Note that the presented estimates are based on currently available resources and institutional conditions, and thus do not allow for an interpretation of how close Africa is to its general integration potential, i.e., when economic or political conditions improve in the future. In addition, the analysis focuses exclusively on integration potential corresponding to effective levels of economic integration along the areas captured by the CRI index and does not provide any results on welfare or growth effects. Implications of economic integration in this direction are discussed in other studies (e.g., Baldwin and Venables 1995, Sapir 2011).

Table A.1. 
Regional Economy Groupings
Europe (38)America (37)
Western Europe (12): Austria, Belgium, France, Germany, Ireland, Italy, Luxembourg, The Netherlands, Portugal, Spain, Switzerland, United Kingdom Northern Europe (8): Denmark, Estonia, Finland, Iceland, Latvia, Lithuania, Norway, Sweden Eastern Europe (12): Belarus, Bulgaria, Croatia, Czech Republic, Hungary, Moldova, Poland, Romania, Russian Federation, Slovak Republic, Slovenia, Ukraine Southeastern Europe (6): Albania, Bosnia and Herzegovina, Greece, Macedonia, Montenegro, Serbia North America (3): Canada, Mexico, United States Central America (7): Belize, Costa Rica, El Salvador, Guatemala, Honduras, Nicaragua, Panama Caribbean (15): Antigua and Barbuda, Aruba, Bahamas, Barbados, Cuba, Curacao, Dominican Republic, Grenada, Haiti, Jamaica, Puerto Rico, Saint Lucia, Saint Vincent and the Grenadines, Trinidad and Tobago, United States Virgin Islands South America (12): Argentina, Bolivia, Brazil, Chile, Colombia, Ecuador, Guyana, Paraguay, Peru, Suriname, Uruguay, Venezuela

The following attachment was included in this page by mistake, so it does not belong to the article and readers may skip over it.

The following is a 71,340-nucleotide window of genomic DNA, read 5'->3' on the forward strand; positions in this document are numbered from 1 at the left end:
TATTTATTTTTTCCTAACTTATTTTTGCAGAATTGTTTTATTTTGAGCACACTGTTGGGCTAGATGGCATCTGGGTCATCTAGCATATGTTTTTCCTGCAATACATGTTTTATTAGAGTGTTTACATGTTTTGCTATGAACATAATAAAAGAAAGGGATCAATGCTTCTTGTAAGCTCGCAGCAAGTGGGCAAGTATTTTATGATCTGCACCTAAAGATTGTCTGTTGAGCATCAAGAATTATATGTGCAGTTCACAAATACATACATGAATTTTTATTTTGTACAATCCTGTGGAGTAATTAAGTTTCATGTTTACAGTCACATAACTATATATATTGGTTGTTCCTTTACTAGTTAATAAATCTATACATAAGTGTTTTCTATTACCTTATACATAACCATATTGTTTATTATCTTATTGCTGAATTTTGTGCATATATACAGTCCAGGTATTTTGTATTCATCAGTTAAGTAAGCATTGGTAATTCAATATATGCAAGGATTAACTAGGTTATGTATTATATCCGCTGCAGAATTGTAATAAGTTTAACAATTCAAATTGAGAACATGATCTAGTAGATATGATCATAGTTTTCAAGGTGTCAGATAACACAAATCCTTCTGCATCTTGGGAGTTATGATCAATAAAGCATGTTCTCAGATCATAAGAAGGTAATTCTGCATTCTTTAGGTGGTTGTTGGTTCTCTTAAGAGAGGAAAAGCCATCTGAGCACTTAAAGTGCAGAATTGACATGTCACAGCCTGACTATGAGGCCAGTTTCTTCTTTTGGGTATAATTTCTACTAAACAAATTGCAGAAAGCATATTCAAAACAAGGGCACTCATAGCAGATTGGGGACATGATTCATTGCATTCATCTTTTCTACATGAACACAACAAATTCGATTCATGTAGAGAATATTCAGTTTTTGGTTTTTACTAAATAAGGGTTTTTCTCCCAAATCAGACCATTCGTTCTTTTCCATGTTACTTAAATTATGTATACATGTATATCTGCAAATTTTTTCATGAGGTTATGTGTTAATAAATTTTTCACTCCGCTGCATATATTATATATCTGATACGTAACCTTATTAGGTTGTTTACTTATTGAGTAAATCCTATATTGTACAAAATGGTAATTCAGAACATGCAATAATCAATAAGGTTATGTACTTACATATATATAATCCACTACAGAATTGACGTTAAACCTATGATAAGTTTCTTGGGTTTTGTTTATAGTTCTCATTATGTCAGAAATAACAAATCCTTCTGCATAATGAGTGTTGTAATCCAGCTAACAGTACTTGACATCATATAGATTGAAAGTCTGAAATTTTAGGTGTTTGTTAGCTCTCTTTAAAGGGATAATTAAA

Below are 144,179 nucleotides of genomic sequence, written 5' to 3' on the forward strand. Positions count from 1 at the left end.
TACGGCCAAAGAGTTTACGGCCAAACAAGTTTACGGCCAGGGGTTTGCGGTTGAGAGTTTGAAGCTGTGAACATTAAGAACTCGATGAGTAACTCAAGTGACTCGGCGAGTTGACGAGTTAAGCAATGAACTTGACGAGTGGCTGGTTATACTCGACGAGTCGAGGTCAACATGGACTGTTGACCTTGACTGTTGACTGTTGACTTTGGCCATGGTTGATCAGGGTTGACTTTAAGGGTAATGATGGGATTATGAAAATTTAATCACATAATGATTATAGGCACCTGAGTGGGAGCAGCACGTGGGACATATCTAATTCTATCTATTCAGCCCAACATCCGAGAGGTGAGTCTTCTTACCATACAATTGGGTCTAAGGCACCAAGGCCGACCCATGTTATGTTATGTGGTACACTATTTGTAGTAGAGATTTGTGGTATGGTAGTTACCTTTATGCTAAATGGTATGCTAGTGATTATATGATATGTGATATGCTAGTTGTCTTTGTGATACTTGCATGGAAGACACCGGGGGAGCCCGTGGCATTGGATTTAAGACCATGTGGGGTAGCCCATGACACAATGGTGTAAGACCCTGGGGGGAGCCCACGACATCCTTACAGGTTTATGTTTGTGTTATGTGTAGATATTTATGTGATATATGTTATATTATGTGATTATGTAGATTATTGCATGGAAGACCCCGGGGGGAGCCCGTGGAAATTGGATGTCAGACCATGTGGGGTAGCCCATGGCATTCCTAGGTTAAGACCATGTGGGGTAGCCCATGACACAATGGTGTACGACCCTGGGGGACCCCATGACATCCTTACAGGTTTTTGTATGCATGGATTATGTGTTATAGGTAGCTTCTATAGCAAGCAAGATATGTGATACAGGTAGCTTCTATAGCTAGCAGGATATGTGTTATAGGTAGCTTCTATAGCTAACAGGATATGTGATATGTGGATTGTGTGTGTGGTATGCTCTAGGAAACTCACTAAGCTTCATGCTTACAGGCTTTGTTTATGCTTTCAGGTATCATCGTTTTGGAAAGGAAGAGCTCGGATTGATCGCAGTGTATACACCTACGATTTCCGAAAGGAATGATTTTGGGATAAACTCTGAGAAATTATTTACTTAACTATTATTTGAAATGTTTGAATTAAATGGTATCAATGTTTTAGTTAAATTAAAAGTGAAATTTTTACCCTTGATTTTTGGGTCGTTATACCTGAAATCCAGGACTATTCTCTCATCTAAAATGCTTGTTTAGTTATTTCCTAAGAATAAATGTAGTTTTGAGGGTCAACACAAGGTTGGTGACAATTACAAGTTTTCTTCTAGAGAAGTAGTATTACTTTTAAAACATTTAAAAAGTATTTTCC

Asia (63) Africa (48) 
Central Asia (8): Armenia, Azerbaijan, Georgia, Kazakhstan, Kyrgyz Republic, Tajikistan, Turkmenistan, Uzbekistan East Asia (7): People's Republic of China; Hong Kong, China; Japan; Republic of Korea; Macau, China; Mongolia; Taipei,China South Asia (8): Afghanistan, Bangladesh, Bhutan, India, Maldives, Nepal, Pakistan, Sri Lanka Southeast Asia (10): Brunei Darussalam, Cambodia, Indonesia, Lao People's Democratic Republic, Malaysia, Myanmar, Philippines, Singapore, Thailand, Viet Nam Pacific and Oceania (16): Australia, Cook Islands, Fiji, Kiribati, Marshall Islands, Federated States of Micronesia, Nauru, New Zealand, Palau, Papua New Guinea, Samoa, Solomon Islands, Timor-Leste, Tonga, Tuvalu, Vanuatu West Asia (14): Bahrain, Cyprus, Iraq, Israel, Jordan, Kuwait, Lebanon, Oman, Qatar, Saudi Arabia, Syria, Turkey, United Arab Emirates, Yemen Western Africa (15): Benin, Burkina Faso, Cote d’Ivoire, The Gambia, Ghana, Guinea, Guinea Bissau, Liberia, Mali, Mauritania, Niger, Nigeria, Senegal, Sierra Leone, Togo Northern Africa (6): Algeria, Egypt, Libya, Morocco, Sudan, Tunisia Eastern Africa (14): Burundi, Djibouti, Eritrea, Ethiopia, Kenya, Madagascar, Malawi, Mozambique, Rwanda, Somalia, Tanzania, Uganda, Zambia, Zimbabwe Middle Africa (8): Angola, Cameroon, Central African Republic, Chad, Democratic Republic of the Congo, Congo, Equatorial Guinea, Gabon Southern Africa (5): Botswana, Lesotho, Namibia, South Africa, Swaziland 
Europe (38)America (37)